Introduction Schedule Reading


This page is a buffet of links to resources that include most of the assigned homework readings.  Ant colonies can find food in many places because many individual ants explore.  Our class will thrive if you explore beyond the assigned readings and return with your discoveries.  Start reading one and, if it does not satisfy you, move on.  There are plenty more to choose from.  You may find your own resources in the Science & Engineering Library's professional journals or its stacks, or by searching the web.


Reader (download PDF of complete Reader)


What are nanoscience and nanotechnologies?

Rustlike Crystals Found to Cleanse Water of Arsenic Cheaply

Engineers develop cancer-targeting nanoprobe sensors

Design of Nanomachines using NanoEngineer-1

NanoEngineer-1 Tutorial

Advice to Aspiring Students

Productive Nanosystems: the physics of molecular fabrication

Herculean Device for Molecular Mysteries

An Approach to the Development of General Capabilities for Molecular Manipulation

The Little Big Down: A Small Introduction to Nano-scale Technologies

Why The Future Does Not Need Us

Molecular Motors

DNA molecular structure


High-res single molecule measurements greenleaf Block 2007-1


Molecular motors (Nature)


Bacterial flagellar motor (annurev biochem)


Structure of phi29 motor (2000 Nature)


2006 Bayley sequencing single molecules of DNA


What is nanotechnology?

There's Plenty of Room at the Bottom An Invitation to Enter a New Field of Physics The speech by Richard P. Feynman that inspired nanotechnology

It's a small, small, small, small world A 1997 article by Ralph Merkle introduces nanotechnology and some implementation issues.


What are nanoscience and nanotechnologies? This brief introduction to the concepts is Chapter 2 from a 2004 study published by The Royal Society of Canada entitled Nanoscience and nanotechnologies: opportunities and uncertainties.


Studying Nanotechnology An essay by nanotechnology pioneer K. Eric Drexler on how to approach advanced studies in the interdisciplinary field that nanotechnology is.  Although written in 1988, the advice is sound.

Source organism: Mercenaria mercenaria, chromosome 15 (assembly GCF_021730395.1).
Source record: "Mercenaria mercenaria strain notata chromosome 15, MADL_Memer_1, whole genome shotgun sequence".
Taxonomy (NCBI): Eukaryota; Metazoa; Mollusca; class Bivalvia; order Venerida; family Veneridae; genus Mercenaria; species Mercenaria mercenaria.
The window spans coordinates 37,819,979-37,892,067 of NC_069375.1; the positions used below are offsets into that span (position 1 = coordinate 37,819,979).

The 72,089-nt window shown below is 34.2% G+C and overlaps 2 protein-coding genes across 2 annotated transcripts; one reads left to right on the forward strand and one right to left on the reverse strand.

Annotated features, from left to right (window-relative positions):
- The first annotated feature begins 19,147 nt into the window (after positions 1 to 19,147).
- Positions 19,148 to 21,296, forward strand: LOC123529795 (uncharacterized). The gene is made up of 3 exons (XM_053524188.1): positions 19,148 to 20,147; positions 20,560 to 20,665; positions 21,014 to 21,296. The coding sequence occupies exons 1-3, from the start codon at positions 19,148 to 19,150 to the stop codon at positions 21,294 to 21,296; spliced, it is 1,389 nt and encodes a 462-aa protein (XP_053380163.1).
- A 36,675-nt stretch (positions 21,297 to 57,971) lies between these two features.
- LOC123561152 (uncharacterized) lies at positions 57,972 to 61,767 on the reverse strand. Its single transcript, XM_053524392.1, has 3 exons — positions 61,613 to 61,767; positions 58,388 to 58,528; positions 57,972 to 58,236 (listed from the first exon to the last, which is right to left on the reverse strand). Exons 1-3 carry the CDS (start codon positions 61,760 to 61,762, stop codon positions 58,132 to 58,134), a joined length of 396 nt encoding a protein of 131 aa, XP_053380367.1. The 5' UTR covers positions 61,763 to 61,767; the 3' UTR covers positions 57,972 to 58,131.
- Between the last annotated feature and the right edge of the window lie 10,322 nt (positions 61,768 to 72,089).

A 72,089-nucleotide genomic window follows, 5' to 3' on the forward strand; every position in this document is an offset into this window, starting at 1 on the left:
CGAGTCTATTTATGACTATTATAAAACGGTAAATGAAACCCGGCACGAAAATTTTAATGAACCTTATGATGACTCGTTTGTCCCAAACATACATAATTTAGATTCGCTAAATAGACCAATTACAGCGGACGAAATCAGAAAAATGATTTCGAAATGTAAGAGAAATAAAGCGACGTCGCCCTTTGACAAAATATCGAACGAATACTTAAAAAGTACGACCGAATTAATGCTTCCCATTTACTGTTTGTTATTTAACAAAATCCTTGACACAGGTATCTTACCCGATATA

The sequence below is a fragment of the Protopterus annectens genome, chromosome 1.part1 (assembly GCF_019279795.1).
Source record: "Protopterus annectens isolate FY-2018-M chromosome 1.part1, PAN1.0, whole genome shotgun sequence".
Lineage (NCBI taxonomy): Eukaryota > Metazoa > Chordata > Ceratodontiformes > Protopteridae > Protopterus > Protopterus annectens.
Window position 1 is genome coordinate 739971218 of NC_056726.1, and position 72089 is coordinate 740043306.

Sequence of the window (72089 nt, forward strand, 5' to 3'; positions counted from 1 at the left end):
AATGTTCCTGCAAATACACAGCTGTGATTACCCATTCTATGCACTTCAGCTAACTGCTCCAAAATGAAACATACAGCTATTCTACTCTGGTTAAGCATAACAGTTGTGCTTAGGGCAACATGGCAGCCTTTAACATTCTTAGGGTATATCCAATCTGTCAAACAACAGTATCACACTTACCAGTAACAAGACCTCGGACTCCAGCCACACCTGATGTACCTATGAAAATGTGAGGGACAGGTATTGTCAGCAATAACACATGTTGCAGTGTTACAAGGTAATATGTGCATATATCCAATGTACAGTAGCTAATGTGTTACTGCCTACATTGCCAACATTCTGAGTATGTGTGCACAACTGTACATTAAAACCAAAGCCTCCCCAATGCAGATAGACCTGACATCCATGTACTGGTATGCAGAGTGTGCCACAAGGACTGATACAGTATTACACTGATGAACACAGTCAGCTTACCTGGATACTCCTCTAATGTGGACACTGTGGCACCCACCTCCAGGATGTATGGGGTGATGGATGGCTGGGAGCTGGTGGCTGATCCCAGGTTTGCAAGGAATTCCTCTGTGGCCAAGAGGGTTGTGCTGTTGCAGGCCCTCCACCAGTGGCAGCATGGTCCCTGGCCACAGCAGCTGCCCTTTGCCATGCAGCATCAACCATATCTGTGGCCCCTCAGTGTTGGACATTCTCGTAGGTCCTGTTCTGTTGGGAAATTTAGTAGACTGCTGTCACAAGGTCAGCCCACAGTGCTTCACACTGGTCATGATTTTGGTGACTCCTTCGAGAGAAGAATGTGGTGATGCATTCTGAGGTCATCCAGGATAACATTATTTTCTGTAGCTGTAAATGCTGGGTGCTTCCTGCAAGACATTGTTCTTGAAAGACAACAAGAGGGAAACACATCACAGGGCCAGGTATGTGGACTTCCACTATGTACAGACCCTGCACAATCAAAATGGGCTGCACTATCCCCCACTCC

Nanotechnology: Shaping the World Atom by Atom A colorful introduction published by the National Science and Technology Council in 1999.


The Quest for Nanotechnology Chapter One from the book Bionanotechnology: Lessons from Nature by David S. Goodsell.  Contrasts the mechanical approach to nanotechnology (making gears, levers, and other familiar machines at the nanoscale) with the biological approach (copying and adapting what has evolved over a billion years).


Canon Science Lab A website divided into 15 sections (of up to eight pages each) explaining nanotechnology with animated graphics.  Although the last sections reference what the Canon corporation is doing, this is interesting and useful information.


Nanotechnology What is it? Will it change the world? What's all the fuss about?  A 28 minute video from 2000


Future Technology, Today's Choices Page 15 of this essay addresses the matter of scale and top-down vs. bottom-up


Why do we use nanotechnology?

Some examples of how nanotechnology impacts our lives now  From "Nanotechnology Now: Your Gateway to Everything Nanotech"


The Business of Nanotech  A BusinessWeek article surveys the state of the art circa February 2005.


The Future of Medicine Judith L. Swain, MD, writes about how nanotechnology may change our very approach to medicine.  Speech given at New York Academy of Sciences Conference Designing Nanostructures: A Tutorial October 2004.


Science and applications Chapter 3 from a 2004 study published by The Royal Society of Canada entitled Nanoscience and nanotechnologies: opportunities and uncertainties also explains what nanoscience and nanotechnology are, but emphasizes applications.


Nanotube water doesn't freeze - even at hundreds of degrees below zero Nanotube enclosures keep water from freezing.  A "new form of water"?


Tiny is Beautiful February 2005 New York Times article giving a range of nanotechnology applications from the mundane to the fantastic.


Striking a Blow for Chip Tech 2002 Wired article on stamping chip features smaller than can be done with photolithography, down to 10 nm.


Honey, I Shrunk the PC 2005 Wired article on two approaches to creating molecule-sized transistors that operate at room temperature (unlike the near-absolute zero models announced previously).  One approach relies on quantum mechanic effects and the other takes a chemistry approach.


Nanomedicine, Volume 1: Basic Capabilities / Robert A. Freitas, Jr.  (R855.3 .F74 1999  v. 1)  Book on reserve at S&E Library and online in HTML.  A 500-page book by Robert Freitas on the application of nanotechnology to medicine. 1999


Nanotechnology's Everywhere A 2005 USA Today article about diamonds and diapers made better


Press Release  UCI scientists use nanotechnology to create world’s fastest method for transmitting information in cell phones and computers


Nanowires show promise for atomic engines "Atomic electromagnets made from coils of individual gold atoms could prove valuable for nanocircuits and machines"

Rustlike Crystals Found to Cleanse Water of Arsenic Cheaply Nanoscale particles pull arsenic from drinking water in Bangladesh

Miniature Robots Play Nano Soccer Not quite nanometer scale, but very small robots test swarm techniques

Where does nanotechnology come from?